Here’s how to install lighting dimmers in your home
The flick of a switch or a slow transition, how do you like your light? Dimmers vs. traditional light switches create ambiance and can reduce the number of times you get up from the sofa to turn the lights on and off.
Noel Pena, electrician, Fox Valley Electric, a Rosie-Certified partner explains the real difference between traditional and dimmer switches.
“A traditional light switch simply supplies or cuts the power to the lamp or bulb. A dimmer switch used to work by means of a variable resistor, the more resistance, less energy to the bulb and more heat at the dimmer switch therefore dimmer light,” Pena said.
“Modern dimmers work differently by rapidly shutting off the light bulb circuit every time the AC current reverses direction — 120 times per second. Depending on where the dimmer is set changes how long the circuit is off in milliseconds. The higher the switch is set, the faster the circuit turns back on. This changes the amount of energy supplied to the bulb, and thus the brightness of the light.”
If you are considering changing to a dimmer switch, the first thing to ask is whether it will be compatible with your current lighting system.
There are three primary styles of dimmer switches.
This lets the user turn the dial to gradually change the brightness of the bulb.
The user simply touches a plate on top to turn the light up or the bottom to decrease brightness until the preferred setting is reached.
This allows for controlling two or more different sets of lights by remote control. If you are lounging on the sofa or your favorite chair, you probably don’t want to get up multiple times to change the lighting as the sun comes up or goes down, so this is an ideal option. They can be installed anywhere and sometimes without the need for wiring. Some feature wireless controls via computer or cell phone. Oftentimes they can integrate with other smart home systems, such as heating/cooling and security. Voice control is even automated. “We can help set all of that up for you,” said Pena.
“Many dimmer switches are not compatible with energy-saving light bulbs. An energy-saving bulb contains glass tubes coated in phosphor,” said Pena. “When electricity passes through the bulb, the gas emits ultraviolet rays which light up the phosphor. When used with a dimmer switch, these bulbs simply flicker on and off. We recommend switches that let you choose from two or three fixed levels of brightness.”
Additionally, incompatible bulbs will limit the dimming range and cause humming, buzzing, and flickering. Unless the manufacturer indicates the bulb is dimmable, do not install any LED or compact fluorescent bulb in a socket controlled by a dimmer.
There are also tabletop dimmers that are equipped with a cord, plug, and socket. Though the bulbs in the fixture must be compatible with the dimmer.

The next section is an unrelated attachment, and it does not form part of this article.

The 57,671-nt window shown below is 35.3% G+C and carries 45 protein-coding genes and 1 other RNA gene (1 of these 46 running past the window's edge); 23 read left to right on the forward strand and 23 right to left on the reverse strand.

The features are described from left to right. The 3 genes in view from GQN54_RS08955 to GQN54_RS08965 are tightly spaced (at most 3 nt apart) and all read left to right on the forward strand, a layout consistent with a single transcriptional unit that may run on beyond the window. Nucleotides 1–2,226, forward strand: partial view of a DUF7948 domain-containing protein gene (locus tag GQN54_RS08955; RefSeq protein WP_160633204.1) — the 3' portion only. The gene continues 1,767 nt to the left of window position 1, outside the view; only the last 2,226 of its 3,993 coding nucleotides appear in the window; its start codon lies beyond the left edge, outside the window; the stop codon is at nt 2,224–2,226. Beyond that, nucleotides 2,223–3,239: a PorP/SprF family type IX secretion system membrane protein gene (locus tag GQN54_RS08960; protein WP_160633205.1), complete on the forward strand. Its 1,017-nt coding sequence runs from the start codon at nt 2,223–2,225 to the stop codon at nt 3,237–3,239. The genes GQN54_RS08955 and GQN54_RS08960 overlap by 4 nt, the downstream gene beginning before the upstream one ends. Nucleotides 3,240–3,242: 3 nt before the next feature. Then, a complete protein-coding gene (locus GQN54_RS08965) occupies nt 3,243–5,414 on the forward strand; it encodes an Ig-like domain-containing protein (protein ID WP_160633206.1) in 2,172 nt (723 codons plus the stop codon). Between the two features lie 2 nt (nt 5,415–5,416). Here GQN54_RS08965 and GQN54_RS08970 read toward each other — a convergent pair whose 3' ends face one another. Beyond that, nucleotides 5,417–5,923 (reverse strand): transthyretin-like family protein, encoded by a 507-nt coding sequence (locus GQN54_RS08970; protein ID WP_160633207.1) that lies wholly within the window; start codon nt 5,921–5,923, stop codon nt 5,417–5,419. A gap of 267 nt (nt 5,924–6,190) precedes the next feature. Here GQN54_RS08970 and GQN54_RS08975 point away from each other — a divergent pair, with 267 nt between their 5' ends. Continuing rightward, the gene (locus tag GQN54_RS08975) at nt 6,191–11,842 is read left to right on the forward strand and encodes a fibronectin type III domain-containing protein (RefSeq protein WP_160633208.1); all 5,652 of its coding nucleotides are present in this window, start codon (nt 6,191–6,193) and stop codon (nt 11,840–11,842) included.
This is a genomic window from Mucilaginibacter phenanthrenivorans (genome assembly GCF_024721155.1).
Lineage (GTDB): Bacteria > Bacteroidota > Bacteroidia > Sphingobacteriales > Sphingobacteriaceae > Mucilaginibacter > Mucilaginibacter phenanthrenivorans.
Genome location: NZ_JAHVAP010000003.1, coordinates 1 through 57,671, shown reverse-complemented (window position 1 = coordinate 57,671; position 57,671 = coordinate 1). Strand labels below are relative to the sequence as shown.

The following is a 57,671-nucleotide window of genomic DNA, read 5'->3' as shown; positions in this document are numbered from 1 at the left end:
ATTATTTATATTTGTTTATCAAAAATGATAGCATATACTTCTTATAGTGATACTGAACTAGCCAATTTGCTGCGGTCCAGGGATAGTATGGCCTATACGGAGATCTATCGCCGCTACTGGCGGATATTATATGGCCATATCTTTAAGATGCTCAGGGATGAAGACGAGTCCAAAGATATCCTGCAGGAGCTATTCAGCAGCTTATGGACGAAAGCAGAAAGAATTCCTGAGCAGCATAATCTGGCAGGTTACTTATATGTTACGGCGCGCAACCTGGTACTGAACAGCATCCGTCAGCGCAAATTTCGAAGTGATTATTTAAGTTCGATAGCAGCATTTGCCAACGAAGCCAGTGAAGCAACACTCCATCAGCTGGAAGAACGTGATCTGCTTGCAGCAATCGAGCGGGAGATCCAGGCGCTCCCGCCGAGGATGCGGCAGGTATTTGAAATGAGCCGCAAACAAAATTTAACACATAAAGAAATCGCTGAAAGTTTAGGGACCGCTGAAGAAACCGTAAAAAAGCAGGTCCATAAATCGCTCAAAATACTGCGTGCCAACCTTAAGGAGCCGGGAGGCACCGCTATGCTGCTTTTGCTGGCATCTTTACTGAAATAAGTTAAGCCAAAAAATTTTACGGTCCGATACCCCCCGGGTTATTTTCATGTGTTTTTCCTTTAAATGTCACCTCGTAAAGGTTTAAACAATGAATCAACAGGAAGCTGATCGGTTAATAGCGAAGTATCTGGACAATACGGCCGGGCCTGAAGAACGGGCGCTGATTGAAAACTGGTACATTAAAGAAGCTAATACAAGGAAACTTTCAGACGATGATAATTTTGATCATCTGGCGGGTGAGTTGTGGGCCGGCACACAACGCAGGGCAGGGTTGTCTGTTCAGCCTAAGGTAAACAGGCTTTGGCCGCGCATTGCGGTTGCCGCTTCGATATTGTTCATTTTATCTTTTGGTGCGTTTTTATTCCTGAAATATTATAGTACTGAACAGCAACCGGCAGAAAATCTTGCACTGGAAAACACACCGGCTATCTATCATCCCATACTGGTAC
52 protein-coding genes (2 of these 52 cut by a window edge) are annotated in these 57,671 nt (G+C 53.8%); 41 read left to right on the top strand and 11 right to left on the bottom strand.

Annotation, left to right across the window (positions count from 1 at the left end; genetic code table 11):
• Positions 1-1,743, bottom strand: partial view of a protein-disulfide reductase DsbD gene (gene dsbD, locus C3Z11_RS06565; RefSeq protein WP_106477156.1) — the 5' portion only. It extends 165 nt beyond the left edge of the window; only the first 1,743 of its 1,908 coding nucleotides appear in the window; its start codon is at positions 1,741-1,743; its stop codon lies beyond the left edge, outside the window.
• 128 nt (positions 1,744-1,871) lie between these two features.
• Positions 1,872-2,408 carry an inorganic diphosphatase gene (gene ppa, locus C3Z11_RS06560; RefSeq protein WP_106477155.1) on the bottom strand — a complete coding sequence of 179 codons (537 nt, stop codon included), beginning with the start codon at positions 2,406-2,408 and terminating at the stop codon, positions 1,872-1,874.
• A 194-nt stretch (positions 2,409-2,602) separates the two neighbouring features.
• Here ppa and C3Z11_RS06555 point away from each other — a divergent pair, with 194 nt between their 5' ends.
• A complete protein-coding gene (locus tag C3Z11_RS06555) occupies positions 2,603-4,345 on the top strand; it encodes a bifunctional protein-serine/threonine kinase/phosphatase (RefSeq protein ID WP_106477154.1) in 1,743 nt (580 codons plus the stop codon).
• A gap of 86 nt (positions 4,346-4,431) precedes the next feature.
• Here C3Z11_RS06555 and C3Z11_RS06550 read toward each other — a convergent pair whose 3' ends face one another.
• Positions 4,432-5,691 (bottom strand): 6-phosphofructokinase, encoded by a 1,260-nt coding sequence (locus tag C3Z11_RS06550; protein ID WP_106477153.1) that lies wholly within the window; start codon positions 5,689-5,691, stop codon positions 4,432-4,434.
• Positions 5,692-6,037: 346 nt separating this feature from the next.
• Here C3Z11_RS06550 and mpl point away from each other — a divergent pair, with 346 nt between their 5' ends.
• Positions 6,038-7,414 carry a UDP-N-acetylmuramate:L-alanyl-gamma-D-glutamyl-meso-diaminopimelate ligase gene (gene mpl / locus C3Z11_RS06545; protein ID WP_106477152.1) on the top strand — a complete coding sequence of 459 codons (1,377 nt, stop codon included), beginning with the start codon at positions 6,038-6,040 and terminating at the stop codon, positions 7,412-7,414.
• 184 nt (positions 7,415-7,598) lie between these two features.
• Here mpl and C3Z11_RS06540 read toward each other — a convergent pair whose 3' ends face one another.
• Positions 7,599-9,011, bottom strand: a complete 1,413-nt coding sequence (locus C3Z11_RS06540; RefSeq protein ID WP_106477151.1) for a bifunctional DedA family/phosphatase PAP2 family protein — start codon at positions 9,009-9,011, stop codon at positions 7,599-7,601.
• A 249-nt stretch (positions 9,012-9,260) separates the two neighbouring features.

Ever notice interference to nearby televisions and radios when you turn the lights on? That happens because the rapid changes in the voltage supplied to the bulb can cause excessive vibrations in its filament, which is magnetic. Higher quality dimmer switches will include inductor chokes or interference capacitors that can smooth the effects of the changing voltage.
Look for LED bulbs that state they are dimmable. There are several types and color quality available. Manufacturers publish lists of bulbs that are compatible with dimmer products.
Each dimmer switch comes with a wattage rating that tells you the maximum watts of bulbs you can control with it. Follow the instructions otherwise serious damage or injury can occur. Also, if you will be controlling multiple bulbs from one switch, you need to add up the wattage of each bulb concerned.
“When installing a dimmer, we highly recommend you hire a licensed, bonded, and insured electrician. Electricity is a safety issue, and should really not be left as a DIY project or to a handyman,” said Pena.
A professional electrician will
• Inspect the wall box in which the dimmer will be installed and take measurements to be sure the dimmer will physically fit.
• Confirm that the dimmer intended can be used with the type of bulb in your application.
• Check if the dimmer requires a “neutral” connection (a wall box with a ground connection and at least two other wires).
• Help you choose a dimmer with sufficient power capacity by calculating the total wattage of the bulbs to be controlled and choose a dimmer rated for at least a 20 to 30 percent higher power capacity.
• Check the dimming range with a visual test to ensure it is suitable for a given application.
• Check labels or markings on the dimmer, packaging or installation instructions for an electrical safety rating such as UL-1472.
You can mix brands and types of bulbs for simple control situations. With interconnected systems where light is controlled from more than one location or wirelessly, the parts of the system need to “talk” to each other. In that case, only use products of the same brand or compatible products that are approved for your system.
Now that you are not dim about dimmers, go ahead and set the mood in your favorite room.